You love “Dirty Rotten Scoundrels,” you’ve already forgotten that “The Hustle” existed, but before both of them came “Bedtime Story” (Kino Lorber Studio Classics), with David Niven and Marlon Brando hilariously playing heiress-fleeing conmen on the French Riviera; Lionsgate offers a 4K steelbook of Akira Kurosawa’s breathtaking “King Lear” riff “Ran” exclusively at Best Buy — the label’s other 4K exclusives include “T2: Judgment Day” and “Hacksaw Ridge” (both Best Buy) and a Blu-ray steelbook exclusive of “Wonder” (Target); as a mercenary coup-leader, Christopher Walken lets slip “The Dogs of War” (Scorpion Releasing); early Hitchcock talkie “Number Seventeen” (Kino Lorber Studio Classics) revolves around a group of thieves who’ve just pulled off a heist but have a detective on their tail.
Henri-Georges Clouzot’s legendary documentary “The Mystery of Picasso” (Milestone Film & Video) shows the artist creating a painting that exists only within this film; Jack Lemmon is a glib and comfortable Catholic priest dealing with a fiery young upstart (Zeljko Ivanek) in “Mass Appeal” (Code Red), the kind of literate, adult drama that could still be a box-office success 40 years ago; that was also a fertile period for Alan Alda, who wrote and starred in 1979’s “The Seduction of Joe Tynan” and the 1981 ensemble comedy “The Four Seasons” (both Kino Lorber Studio Classics) — the latter of which he also directed; groundbreaking in 1988 and still a singular cinematic achievement, “Who Framed Roger Rabbit?” (Disney Home Entertainment) gets its first 4K release.
Before “Werckmeister Harmonies” and “Sátántangó” came Béla Tarr’s brilliantly bleak “Damnation” (Arbelos); on the far end of the cinematic spectrum comes the animated feature “Beavis and Butthead Do America” (Paramount Pictures Home Entertainment), celebrating its 25th anniversary; best known to younger audiences as the inspiration for a running gag in the “Home Alone” movies, “Angels with Dirty Faces” (Warner Archive Collection) is a gangster classic, starring James Cagney and Humphrey Bogart; “The Fabulous Dorseys” (The Film Detective) stars Big Band legends Tommy and Jimmy as themselves in their own auto-biopic.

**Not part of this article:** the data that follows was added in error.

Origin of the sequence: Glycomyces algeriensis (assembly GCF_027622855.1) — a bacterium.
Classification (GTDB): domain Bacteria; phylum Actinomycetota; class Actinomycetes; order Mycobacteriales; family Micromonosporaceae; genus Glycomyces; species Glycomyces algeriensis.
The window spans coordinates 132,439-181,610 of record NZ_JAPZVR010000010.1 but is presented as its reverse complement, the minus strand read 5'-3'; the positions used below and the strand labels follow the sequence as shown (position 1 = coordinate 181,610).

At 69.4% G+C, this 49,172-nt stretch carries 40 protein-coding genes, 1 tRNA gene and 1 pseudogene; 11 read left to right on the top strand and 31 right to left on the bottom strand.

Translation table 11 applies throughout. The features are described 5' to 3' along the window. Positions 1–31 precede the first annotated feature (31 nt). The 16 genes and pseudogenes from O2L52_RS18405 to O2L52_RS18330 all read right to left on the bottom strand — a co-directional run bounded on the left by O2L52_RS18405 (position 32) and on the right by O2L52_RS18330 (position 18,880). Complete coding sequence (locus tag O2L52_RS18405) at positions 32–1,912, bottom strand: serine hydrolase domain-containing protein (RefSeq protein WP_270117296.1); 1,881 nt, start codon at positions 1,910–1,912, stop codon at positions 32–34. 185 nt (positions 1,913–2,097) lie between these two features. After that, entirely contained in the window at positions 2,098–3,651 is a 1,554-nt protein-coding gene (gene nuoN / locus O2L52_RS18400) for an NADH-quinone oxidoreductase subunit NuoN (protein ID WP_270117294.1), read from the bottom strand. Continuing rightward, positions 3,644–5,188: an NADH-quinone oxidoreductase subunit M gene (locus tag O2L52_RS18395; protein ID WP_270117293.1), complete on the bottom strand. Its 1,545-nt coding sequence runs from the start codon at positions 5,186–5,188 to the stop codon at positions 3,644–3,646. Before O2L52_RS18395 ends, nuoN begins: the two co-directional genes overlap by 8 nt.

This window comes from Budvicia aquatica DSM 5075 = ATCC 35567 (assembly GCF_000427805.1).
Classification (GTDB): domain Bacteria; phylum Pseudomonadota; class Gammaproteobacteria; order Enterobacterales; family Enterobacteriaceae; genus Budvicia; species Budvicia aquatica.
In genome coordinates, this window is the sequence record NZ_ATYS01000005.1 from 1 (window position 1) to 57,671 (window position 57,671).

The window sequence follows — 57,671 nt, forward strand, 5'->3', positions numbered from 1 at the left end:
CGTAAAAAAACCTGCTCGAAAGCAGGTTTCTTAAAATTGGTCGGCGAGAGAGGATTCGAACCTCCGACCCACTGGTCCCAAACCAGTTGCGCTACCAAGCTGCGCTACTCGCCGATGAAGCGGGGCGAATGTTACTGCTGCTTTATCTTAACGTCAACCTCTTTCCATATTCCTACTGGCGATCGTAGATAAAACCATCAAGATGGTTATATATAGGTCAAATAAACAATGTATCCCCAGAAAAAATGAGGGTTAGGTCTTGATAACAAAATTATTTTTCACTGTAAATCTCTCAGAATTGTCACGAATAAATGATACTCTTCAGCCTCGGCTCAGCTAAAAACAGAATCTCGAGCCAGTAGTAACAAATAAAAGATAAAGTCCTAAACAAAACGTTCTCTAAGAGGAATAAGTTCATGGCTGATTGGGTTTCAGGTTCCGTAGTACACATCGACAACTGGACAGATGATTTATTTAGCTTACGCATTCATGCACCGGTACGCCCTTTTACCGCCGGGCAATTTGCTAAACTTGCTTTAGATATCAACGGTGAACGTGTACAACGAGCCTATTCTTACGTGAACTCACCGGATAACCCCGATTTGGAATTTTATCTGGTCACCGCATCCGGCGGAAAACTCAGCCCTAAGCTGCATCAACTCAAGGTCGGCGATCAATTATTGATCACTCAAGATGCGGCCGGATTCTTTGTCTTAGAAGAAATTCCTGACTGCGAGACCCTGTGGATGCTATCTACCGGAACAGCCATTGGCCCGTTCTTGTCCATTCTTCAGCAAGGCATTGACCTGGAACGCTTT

One of the cinema’s great craftsmen of comedy, Ernst Lubitsch, showed off his dramatic side with 1932’s “Broken Lullaby” (Kino Lorber Studio Classics), starring Lionel Barrymore; Kim Basinger is dad’s new interstellar girlfriend in Richard Benjamin’s comedy “My Stepmother Is an Alien” (Arrow Video); The Criterion Collection’s new foray into 4K gives us a new hi-def release of beloved gotta-dance classic “The Red Shoes.”
Fans of Studio Ghibli have had ample opportunities to own the studio’s output (in various formats, from multiple labels), but now devotees of Hayao Miyazaki can get their hands on one his first major credits, “Future Boy Conan”: The Complete Series (GKids), released for the first time in North America with a 4K restoration and new English dub. Set decades after a post-apocalyptic war, the series follows young Conan, raised on a distant island by his grandfather, only to have the world come crashing in when a troubled young girl washes ashore.
Also available: Whether you’re a fan of anime and Japanese pop culture, or buying gifts for someone who loves it, there are plenty of other essential options this month, including the exhaustive “Neon Genesis Evangelion”: Collector’s Edition (Shout Factory/GKids) with absolutely everything you’d want from the iconic series and films; “Goblin Slayer”: Season One steelbook (Funimation); The Ultimate Aang & Korra Blu-Ray Collection (Nickelodeon/Paramount); Dragon Ball Super Bundle (Parts 1-10) (Funimation); and “Ultraman: Gaia” (Mill Creek Entertainment).
Speaking of animation, fans of the cult series will want the steelbook release of “Rick and Morty”: The Complete Fifth Season (Adult Swim/WB) on their shelves; LGBTQ-themed French series “Woke”: Season 3 (Breaking Glass Pictures) looks at the lives of global refugees; Allison Janney turns out the lights on “Mom”: The Eighth and Final Season (Warner Bros. Home Entertainment); more scary, slimy, EC Comics–inspired tales from “Creepshow”: Season 2 (Shudder/RLJE)
Art Carney steps in for James Stewart in a 1958 live-TV version of “Harvey” (Liberation Hall), performed on “The DuPont Show of the Month” and co-starring Fred Gwynne, Jack Weston, Charlotte Rae, and a pre-“Bewitched” Elizabeth Montgomery; get the Trek fan in your life the bundle pack of “Star Trek: Discovery” – Season 1-3 (Paramount Home Entertainment) on Blu-ray, featuring more than 8 hours of special features; the 1976 TV movie “21 Hours at Munich” (Kino Lorber Studio Classics) recounts the terrorist incident at the 1972 Olympics.
Acorn has all your cozy-crime needs met with shows like “Jack Irish,” Season 3 and “Ms. Fisher’s Modern Murder Mysteries,” Series 2; a washed-up action star falls for a small-town guy in “I Am Syd Stone” (Dark Star Pictures); “Eli Roth’s History of Horror”: Season 2 (AMC/RLJE) continues its examination of the genre’s past.